Mentoring: Opportunities to Pass Along the Tricks of the Trade

We need to create opportunities for our veteran folks to share the hard-earned lessons of their fire service careers.

I must have touched a responsive chord with my recent commentary on the approach to training in the basics of our firefighting world. That commentary led to some interesting e-mail interactions, as well as a number of really neat telephone conversations. These interactions were all pleasing to me in that each was an opportunity to hear what you folks out there across our nation had to say about the state of the world in general and the fire service in particular.

These personal visits with you kind folks usually happen in the same exact way. Someone will send me a particularly interesting e-mail message. Upon reflection I decide that I could reply by e-mail, but that such an endeavor would take far too much time for me, the one two-finger typist, to accomplish. In situations like this I will ask the person who has sent me an interesting e-mail to give me a call at my home.

In that way each of us can listen to the other and bounce ideas back and forth over the phone. Some of my best thinking has been done with a telephone planted in the crook of my neck, a cup of coffee in one hand and a pen scribbling on a note pad in the other. My friends this is a great way to think, act, and meet people. I love these interactions with you kind folks.

Recently one of my regular readers sent me a message which stimulated my creative juices. He sent a really interesting response to the commentary I had written on training. Rather than spend a great deal of time pounding the keys for an e-mail response, I asked him to give me a call.

Over the course of our telephone conversation, Randy Brown of Angola, IN, turned up the temperature a bit and got my creative juices boiling. He and I spoke of our thoughts about training. He mentioned that he felt that the existing NFPA standards were good. He said, however, that they should serve as the jumping off point for further training operations in the fire service.

He felt that in their own way, these standards were a justifiable starting point for a person's journey through the world of the fire service. He and I agreed that the many times the problems we have experiences did not come from the standards themselves, but from the wide range of ways in which the various states in the Union used the standards.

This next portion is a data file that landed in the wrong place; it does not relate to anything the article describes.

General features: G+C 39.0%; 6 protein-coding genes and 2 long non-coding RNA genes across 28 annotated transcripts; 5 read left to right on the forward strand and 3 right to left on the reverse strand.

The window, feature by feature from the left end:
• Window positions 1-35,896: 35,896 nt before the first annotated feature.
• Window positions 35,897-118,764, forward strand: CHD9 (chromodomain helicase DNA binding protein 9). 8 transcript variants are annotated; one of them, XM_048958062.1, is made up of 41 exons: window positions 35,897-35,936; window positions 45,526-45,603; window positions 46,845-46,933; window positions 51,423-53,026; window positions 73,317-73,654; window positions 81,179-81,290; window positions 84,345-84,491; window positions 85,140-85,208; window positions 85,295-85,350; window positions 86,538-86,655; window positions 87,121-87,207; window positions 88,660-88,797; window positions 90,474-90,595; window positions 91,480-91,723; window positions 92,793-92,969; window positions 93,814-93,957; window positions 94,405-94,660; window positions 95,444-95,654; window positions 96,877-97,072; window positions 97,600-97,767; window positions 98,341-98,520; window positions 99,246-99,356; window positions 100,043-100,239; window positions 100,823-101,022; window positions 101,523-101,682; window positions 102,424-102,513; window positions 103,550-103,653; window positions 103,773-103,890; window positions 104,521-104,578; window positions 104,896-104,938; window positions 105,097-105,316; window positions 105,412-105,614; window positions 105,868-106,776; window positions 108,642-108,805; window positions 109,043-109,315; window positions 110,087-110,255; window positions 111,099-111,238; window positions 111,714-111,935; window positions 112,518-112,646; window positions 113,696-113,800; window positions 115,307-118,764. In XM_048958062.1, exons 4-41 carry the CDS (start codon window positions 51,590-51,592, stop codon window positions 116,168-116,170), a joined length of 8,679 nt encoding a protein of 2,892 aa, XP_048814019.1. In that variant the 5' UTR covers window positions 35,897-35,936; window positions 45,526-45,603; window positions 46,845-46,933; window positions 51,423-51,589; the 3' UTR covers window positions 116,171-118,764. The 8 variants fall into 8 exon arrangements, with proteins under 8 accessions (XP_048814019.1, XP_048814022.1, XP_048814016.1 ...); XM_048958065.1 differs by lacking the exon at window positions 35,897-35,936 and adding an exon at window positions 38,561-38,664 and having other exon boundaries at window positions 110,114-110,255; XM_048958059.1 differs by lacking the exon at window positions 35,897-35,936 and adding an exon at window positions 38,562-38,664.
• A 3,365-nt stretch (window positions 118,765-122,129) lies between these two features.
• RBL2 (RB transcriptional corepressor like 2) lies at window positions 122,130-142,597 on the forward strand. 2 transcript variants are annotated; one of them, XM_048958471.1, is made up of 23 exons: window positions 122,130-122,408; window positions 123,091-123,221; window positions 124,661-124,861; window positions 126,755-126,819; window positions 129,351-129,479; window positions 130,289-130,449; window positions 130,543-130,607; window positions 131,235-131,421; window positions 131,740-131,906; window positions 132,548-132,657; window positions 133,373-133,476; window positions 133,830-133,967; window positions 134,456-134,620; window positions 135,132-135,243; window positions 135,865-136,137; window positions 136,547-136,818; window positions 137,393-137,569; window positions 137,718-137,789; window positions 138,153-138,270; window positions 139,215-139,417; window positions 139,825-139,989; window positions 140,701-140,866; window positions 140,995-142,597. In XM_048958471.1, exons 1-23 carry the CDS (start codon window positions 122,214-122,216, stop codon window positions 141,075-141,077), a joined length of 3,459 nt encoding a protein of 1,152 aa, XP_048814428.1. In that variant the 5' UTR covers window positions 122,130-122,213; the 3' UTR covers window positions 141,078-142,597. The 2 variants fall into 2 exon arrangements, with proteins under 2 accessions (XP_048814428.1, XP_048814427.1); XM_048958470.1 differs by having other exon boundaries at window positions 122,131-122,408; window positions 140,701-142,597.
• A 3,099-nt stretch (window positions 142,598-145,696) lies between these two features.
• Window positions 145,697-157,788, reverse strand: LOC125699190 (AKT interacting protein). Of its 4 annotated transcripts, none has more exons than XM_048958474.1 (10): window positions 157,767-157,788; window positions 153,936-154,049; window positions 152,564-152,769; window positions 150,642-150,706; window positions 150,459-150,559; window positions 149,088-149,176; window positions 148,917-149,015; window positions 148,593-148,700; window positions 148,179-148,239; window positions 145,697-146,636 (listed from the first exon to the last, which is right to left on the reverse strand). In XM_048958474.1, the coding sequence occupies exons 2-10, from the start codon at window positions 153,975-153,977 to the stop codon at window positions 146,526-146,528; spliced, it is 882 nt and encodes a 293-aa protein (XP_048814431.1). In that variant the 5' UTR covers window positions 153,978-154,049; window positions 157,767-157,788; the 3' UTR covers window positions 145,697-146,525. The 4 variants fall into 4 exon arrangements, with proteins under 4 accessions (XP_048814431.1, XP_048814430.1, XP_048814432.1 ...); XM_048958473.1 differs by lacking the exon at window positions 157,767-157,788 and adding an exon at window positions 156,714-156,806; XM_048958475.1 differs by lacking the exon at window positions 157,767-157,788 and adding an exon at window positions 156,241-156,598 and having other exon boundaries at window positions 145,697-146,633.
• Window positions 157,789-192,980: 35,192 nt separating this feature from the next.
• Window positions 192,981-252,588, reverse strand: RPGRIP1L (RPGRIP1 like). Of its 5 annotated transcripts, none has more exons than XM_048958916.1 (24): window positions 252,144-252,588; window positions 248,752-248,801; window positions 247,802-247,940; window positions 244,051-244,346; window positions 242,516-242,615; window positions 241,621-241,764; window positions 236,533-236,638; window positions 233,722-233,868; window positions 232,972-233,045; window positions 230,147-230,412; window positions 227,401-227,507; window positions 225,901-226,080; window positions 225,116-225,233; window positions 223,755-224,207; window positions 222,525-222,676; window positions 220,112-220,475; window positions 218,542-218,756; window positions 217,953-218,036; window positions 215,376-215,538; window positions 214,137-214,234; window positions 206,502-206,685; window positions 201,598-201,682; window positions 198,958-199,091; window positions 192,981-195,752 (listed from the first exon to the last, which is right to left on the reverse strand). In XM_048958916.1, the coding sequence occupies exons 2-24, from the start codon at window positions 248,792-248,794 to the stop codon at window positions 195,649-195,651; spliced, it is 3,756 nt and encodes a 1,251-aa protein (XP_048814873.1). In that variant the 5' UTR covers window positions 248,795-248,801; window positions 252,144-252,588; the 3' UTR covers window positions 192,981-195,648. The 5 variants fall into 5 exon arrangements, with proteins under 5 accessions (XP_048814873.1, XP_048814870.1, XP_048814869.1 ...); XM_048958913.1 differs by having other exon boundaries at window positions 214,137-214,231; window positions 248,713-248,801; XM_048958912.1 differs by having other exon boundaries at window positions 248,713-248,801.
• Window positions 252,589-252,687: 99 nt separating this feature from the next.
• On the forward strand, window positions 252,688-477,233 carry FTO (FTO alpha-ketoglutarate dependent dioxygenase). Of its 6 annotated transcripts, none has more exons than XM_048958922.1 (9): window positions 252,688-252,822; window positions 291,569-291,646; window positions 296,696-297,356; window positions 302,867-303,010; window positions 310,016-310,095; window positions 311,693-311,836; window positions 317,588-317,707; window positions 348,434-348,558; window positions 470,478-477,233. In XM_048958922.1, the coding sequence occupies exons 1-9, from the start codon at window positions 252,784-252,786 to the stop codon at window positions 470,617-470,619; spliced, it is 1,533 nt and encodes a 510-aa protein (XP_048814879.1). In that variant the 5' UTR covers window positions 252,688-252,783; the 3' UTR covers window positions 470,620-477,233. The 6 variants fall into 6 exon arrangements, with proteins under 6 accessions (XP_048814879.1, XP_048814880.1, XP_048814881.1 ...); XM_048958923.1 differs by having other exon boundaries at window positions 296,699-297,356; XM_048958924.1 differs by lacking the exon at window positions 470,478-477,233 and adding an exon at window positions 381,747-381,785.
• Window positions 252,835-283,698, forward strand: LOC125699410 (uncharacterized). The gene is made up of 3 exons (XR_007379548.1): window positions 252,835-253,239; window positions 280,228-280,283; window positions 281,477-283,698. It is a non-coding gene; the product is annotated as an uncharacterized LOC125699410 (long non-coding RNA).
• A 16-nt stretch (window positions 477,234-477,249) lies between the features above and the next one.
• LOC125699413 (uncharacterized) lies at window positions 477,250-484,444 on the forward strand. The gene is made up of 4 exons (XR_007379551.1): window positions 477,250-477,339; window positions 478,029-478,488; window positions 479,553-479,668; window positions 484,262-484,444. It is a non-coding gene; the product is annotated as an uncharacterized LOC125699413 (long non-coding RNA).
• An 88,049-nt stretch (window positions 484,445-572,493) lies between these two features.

Randy likened the content of NFPA 1001 to the basic training in the military. He spoke of the core foundation in that standard upon which everything should be built. He spoke to the fact that safety, survival, fire suppression, tactics, fire prevention, public education, specialized rescue skills, as well as management and leadership should then be layered over the basic skills provided at the beginning of an individual's career.

He then went on to discuss of the importance of mentoring our new firefighters. He stated that, "mentoring the new firefighter is a team responsibility. Although one-on-one training and direction provide the educational foundation, the team as a whole is responsible to complete each mission."

I agreed with him wholeheartedly. I too believe that mentoring programs should be designed to first assist the new firefighter in mastering the basic core skill knowledge for the job (NFPA 1001). The next step in the mentoring process is how to properly apply what we have mastered. During this step, tricks of the trade will be introduced.

Randy and I agreed that there were those topics that should be taught which are rarely, if ever, found in the textbooks of our field. He and I agreed that these should be called the "tricks of the trade", for want of a better name. I went on to discuss my concerns regarding the loss of tacit knowledge in our field. These would be those tricks of the trade that a person managed to safely accumulate on their journey through the fire service world.

There are generally two overall types of knowledge at work in society at any time. There is the explicit knowledge which is readily available in the texts and training programs of any field. Explicit knowledge is that body of information which has been gathered, sorted, quantified, modified, and catalogued. It is available for all of us to use.

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